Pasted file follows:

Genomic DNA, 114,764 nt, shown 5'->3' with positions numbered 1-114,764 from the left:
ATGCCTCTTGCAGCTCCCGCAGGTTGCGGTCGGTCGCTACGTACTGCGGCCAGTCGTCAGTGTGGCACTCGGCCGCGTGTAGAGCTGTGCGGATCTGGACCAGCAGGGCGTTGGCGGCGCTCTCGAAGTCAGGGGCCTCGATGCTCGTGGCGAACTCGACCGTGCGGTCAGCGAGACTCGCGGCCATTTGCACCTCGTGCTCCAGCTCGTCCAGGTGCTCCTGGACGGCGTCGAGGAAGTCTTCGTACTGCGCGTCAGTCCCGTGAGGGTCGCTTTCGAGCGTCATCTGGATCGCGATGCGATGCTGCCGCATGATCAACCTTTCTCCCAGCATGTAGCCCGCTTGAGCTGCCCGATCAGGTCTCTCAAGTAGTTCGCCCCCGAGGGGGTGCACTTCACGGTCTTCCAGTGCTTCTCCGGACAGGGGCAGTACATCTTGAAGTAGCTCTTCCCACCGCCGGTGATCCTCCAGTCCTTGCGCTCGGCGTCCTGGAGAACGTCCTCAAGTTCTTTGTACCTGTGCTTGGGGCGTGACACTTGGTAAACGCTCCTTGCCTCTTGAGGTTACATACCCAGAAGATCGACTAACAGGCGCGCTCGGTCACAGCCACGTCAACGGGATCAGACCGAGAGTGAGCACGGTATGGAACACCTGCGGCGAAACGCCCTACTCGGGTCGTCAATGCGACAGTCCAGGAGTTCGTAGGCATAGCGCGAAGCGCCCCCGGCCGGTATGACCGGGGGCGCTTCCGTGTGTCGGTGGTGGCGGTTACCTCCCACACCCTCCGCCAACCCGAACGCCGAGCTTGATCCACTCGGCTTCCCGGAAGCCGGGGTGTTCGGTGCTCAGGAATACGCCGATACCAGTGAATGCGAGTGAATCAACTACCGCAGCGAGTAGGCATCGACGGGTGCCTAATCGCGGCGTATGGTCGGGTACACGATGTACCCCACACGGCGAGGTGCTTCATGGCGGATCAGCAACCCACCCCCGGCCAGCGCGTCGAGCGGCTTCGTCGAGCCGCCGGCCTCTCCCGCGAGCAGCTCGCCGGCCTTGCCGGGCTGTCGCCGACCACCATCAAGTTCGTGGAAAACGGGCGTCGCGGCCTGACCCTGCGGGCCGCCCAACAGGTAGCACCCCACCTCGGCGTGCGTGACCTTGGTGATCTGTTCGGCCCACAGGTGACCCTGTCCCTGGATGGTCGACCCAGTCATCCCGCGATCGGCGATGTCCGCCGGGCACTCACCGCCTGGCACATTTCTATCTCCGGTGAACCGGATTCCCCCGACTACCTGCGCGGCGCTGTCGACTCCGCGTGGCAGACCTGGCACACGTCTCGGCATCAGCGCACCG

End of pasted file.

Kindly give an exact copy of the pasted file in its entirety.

Genomic DNA, 114,764 nt, shown 5'->3' with positions numbered 1-114,764 from the left:
ATGCCTCTTGCAGCTCCCGCAGGTTGCGGTCGGTCGCTACGTACTGCGGCCAGTCGTCAGTGTGGCACTCGGCCGCGTGTAGAGCTGTGCGGATCTGGACCAGCAGGGCGTTGGCGGCGCTCTCGAAGTCAGGGGCCTCGATGCTCGTGGCGAACTCGACCGTGCGGTCAGCGAGACTCGCGGCCATTTGCACCTCGTGCTCCAGCTCGTCCAGGTGCTCCTGGACGGCGTCGAGGAAGTCTTCGTACTGCGCGTCAGTCCCGTGAGGGTCGCTTTCGAGCGTCATCTGGATCGCGATGCGATGCTGCCGCATGATCAACCTTTCTCCCAGCATGTAGCCCGCTTGAGCTGCCCGATCAGGTCTCTCAAGTAGTTCGCCCCCGAGGGGGTGCACTTCACGGTCTTCCAGTGCTTCTCCGGACAGGGGCAGTACATCTTGAAGTAGCTCTTCCCACCGCCGGTGATCCTCCAGTCCTTGCGCTCGGCGTCCTGGAGAACGTCCTCAAGTTCTTTGTACCTGTGCTTGGGGCGTGACACTTGGTAAACGCTCCTTGCCTCTTGAGGTTACATACCCAGAAGATCGACTAACAGGCGCGCTCGGTCACAGCCACGTCAACGGGATCAGACCGAGAGTGAGCACGGTATGGAACACCTGCGGCGAAACGCCCTACTCGGGTCGTCAATGCGACAGTCCAGGAGTTCGTAGGCATAGCGCGAAGCGCCCCCGGCCGGTATGACCGGGGGCGCTTCCGTGTGTCGGTGGTGGCGGTTACCTCCCACACCCTCCGCCAACCCGAACGCCGAGCTTGATCCACTCGGCTTCCCGGAAGCCGGGGTGTTCGGTGCTCAGGAATACGCCGATACCAGTGAATGCGAGTGAATCAACTACCGCAGCGAGTAGGCATCGACGGGTGCCTAATCGCGGCGTATGGTCGGGTACACGATGTACCCCACACGGCGAGGTGCTTCATGGCGGATCAGCAACCCACCCCCGGCCAGCGCGTCGAGCGGCTTCGTCGAGCCGCCGGCCTCTCCCGCGAGCAGCTCGCCGGCCTTGCCGGGCTGTCGCCGACCACCATCAAGTTCGTGGAAAACGGGCGTCGCGGCCTGACCCTGCGGGCCGCCCAACAGGTAGCACCCCACCTCGGCGTGCGTGACCTTGGTGATCTGTTCGGCCCACAGGTGACCCTGTCCCTGGATGGTCGACCCAGTCATCCCGCGATCGGCGATGTCCGCCGGGCACTCACCGCCTGGCACATTTCTATCTCCGGTGAACCGGATTCCCCCGACTACCTGCGCGGCGCTGTCGACTCCGCGTGGCAGACCTGGCACACGTCTCGGCATCAGCGCACCG